Beaver
Sarah Biren
Sarah Biren
May 18, 2024 ·  3 min read

You May Have Consumed This Beaver Sac Excretion Without Knowing

Castoreum is a natural flavoring that can be used in vanilla or strawberry-flavored foods. But it’s not a lab-made creation, neither is it a unique-sounding plant. It’s the name of an excretion from the anal castor sacs of beavers. This substance has been used for centuries in medicines and soaps in addition to food. But you won’t find “castoreum” listed as an ingredient in ice cream or strawberry syrup. It’s often grouped under the term “natural flavorings.”

Using Beaver Sac Excretion as a Vanilla Flavoring

However, there’s no need to stress about how much castoreum you may have unknowingly consumed. It’s deemed safe by the FDA, which claimed “a long historical use of castoreum extract as a flavoring and fragrance ingredient has resulted in no reports of human adverse reactions.” But companies avoid it for several reason. For one, it prevents their products from being certified kosher. And even more importantly, it’s costly to use beaver sac excretion.

“In the flavor industry, you need tons and tons of material to work with,” says flavor chemist Gary Reineccius, from the University of Minnesota. “It’s not like you can grow fields of beavers to harvest. There aren’t very many of them. So it ends up being a very expensive product — and not very popular with food companies.”

Read More: Kids are Getting Drunk by Adding Vanilla Extract to their Coffee

“Proud to be Castoreum”

Similarly, Michelle Francl, a chemist at Bryn Mawr College, assures people that there’s no chance that beaver excretion of any kind is snuck into foods because of the high costs. Especially when compared to plants like vanilla orchids, which can be grown and harvested on a massive scale.

However, people may use castoreum in niche products like bäversnaps, a Swedish liquor. In those cases, the unique ingredient is proudly advertised. The substance is harvested by trapping and killing beavers before removing their castor glands, which are dried and ground up. Alcohol extracts castoreum, a method similar to how vanilla extract is taken from plants. 

Medicinal Uses

Surprisingly, this sac excretion is a versatile remedy used throughout history. It was used to treat stomach upsets, fevers, and mental illnesses, and it was added to soaps and lotions. For a while, cigarettes contained it to enhance the naturally sweet smell. Castoreum contains salicylic acid, which is the pain-killing ingredient in aspirin. As gross as its origin may sound, this substance has its uses.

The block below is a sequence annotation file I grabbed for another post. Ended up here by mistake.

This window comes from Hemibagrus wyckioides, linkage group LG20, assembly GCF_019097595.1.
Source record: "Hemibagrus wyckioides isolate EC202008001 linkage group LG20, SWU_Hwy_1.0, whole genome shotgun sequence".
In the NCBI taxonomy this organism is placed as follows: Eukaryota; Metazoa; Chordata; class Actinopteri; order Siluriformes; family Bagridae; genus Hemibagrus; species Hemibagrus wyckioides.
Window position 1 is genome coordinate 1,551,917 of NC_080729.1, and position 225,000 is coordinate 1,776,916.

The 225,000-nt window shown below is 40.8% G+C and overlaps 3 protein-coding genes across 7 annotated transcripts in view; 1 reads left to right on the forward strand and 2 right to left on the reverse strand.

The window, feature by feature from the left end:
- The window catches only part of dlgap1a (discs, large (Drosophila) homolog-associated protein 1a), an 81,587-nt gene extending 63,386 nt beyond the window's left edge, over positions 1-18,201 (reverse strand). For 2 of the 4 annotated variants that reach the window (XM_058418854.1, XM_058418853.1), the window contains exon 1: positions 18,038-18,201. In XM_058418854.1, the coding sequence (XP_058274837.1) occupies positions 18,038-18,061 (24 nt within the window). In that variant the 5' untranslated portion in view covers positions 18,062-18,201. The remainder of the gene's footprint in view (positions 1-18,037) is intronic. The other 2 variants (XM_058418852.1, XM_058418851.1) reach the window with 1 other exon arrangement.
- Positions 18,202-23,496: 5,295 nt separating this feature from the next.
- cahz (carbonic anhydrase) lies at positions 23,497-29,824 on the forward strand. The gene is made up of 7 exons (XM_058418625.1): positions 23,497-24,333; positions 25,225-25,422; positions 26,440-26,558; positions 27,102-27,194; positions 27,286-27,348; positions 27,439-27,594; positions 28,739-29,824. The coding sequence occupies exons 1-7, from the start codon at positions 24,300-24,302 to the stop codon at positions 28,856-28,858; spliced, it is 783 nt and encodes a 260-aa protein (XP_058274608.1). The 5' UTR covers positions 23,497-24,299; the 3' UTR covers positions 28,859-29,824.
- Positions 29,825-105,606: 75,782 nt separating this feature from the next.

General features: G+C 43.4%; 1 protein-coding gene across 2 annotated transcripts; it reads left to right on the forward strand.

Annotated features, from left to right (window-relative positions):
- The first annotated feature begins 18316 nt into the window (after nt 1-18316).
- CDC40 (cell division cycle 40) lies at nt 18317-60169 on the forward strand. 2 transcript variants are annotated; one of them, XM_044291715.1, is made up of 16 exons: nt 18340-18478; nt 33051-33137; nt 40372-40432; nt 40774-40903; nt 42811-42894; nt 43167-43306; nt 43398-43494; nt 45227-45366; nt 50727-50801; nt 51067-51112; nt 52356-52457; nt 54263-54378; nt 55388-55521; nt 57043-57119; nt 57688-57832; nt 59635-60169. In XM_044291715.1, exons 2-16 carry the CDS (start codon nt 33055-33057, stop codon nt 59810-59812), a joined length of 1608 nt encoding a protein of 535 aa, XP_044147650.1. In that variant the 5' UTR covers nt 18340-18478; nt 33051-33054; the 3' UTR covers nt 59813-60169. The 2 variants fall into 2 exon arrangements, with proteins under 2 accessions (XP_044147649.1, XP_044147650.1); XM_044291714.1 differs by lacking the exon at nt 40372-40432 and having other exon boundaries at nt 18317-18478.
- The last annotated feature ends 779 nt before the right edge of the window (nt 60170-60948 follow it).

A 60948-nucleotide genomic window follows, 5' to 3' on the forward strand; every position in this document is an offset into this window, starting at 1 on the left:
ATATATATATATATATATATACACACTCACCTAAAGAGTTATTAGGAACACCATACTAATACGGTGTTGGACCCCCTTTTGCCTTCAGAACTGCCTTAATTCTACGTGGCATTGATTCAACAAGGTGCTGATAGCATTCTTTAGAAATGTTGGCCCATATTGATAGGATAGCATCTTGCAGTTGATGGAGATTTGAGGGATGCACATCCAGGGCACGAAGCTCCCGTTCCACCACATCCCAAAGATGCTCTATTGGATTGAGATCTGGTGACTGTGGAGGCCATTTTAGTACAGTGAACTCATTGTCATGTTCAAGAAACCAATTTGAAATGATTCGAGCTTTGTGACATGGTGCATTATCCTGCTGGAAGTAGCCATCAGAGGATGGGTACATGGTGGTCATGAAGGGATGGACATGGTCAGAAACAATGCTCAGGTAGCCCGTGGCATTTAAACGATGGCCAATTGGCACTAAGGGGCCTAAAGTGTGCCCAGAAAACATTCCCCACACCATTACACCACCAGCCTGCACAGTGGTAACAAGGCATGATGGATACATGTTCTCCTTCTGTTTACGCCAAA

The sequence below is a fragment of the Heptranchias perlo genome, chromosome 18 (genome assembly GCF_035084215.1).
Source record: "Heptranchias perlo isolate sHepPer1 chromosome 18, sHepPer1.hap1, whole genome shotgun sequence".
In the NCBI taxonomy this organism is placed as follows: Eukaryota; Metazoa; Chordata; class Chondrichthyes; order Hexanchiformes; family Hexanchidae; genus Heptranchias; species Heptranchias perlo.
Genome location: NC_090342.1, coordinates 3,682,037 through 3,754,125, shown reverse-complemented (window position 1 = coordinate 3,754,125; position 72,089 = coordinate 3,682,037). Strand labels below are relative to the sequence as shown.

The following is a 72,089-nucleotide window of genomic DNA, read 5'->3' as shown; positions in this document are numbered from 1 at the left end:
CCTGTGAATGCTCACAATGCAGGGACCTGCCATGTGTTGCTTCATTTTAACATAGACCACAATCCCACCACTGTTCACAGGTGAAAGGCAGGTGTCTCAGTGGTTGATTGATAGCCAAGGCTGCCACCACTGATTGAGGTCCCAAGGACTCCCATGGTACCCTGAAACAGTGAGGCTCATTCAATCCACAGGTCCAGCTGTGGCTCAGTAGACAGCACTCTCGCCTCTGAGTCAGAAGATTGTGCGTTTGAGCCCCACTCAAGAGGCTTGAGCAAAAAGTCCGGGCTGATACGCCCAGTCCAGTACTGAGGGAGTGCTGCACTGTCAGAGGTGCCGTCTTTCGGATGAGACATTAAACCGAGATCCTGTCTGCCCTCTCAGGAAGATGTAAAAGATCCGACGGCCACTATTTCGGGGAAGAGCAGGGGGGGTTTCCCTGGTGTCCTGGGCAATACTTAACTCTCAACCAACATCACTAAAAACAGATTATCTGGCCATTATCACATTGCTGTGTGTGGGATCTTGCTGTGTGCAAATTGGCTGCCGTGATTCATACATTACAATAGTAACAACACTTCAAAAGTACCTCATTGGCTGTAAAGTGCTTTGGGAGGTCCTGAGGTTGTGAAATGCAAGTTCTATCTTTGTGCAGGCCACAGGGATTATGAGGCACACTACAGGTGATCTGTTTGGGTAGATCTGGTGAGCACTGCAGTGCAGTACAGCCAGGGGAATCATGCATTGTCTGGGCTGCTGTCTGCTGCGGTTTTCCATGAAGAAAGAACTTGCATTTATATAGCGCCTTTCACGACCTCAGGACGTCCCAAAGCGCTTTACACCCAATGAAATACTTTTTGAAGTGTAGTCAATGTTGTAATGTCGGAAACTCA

The discovery of castoreum came during the height of the fur trade, which almost wiped out the beaver population in North America and Eurasia. In fact, the species faced extinction in the 16th century in Europe and the 19th century in North America

Read More: 6 Essential Oils You Need to Repel Bugs All Summer Long

How Beavers Use Their Sac Excretion

Of course, sac excretion is helpful for the beavers themselves. They use it to mark their territories, although the males in beaver families usually take charge of this task. They also use it to identify family members since each beaver’s sac scent differs. The substance also makes their tails and fur more slick and water-resistant. 

Your Vanilla Ice Cream is Safe

Their diet of leaves, bark, and other bits of fauna are responsible for the sweet-smelling vanilla aroma. But don’t worry about finding castoreum in your food under the innocent-sounding label “natural flavorings.”

If food companies can find anything else to substitute for vanilla or to create a strawberry flavor, they will,” Reineccius says. “It actually isn’t very hard to make a basic strawberry flavor that you would recognize with just two compounds.”

Read More: Why Does Some Store-Bought Ice Cream Not Melt? A Mother’s Experiment Has The Internet Asking Questions

Sources

  1. “Does Beaver Tush Flavor Your Strawberry Shortcake? We Go Myth Busting.NPR. Michaeleen Doucleff. March 26, 2014
  2. “Does your vanilla ice cream have beaver goo in it?National Geographic. Jessica Taylor Price. November 15, 2023
  3. “Castoreum.” Center for Science in the Public Interest. January 29, 2022
  4. “You might have consumed this beaver sac excretion without knowing.10 Best USA Today. Kevin Farrell. April 25, 2020.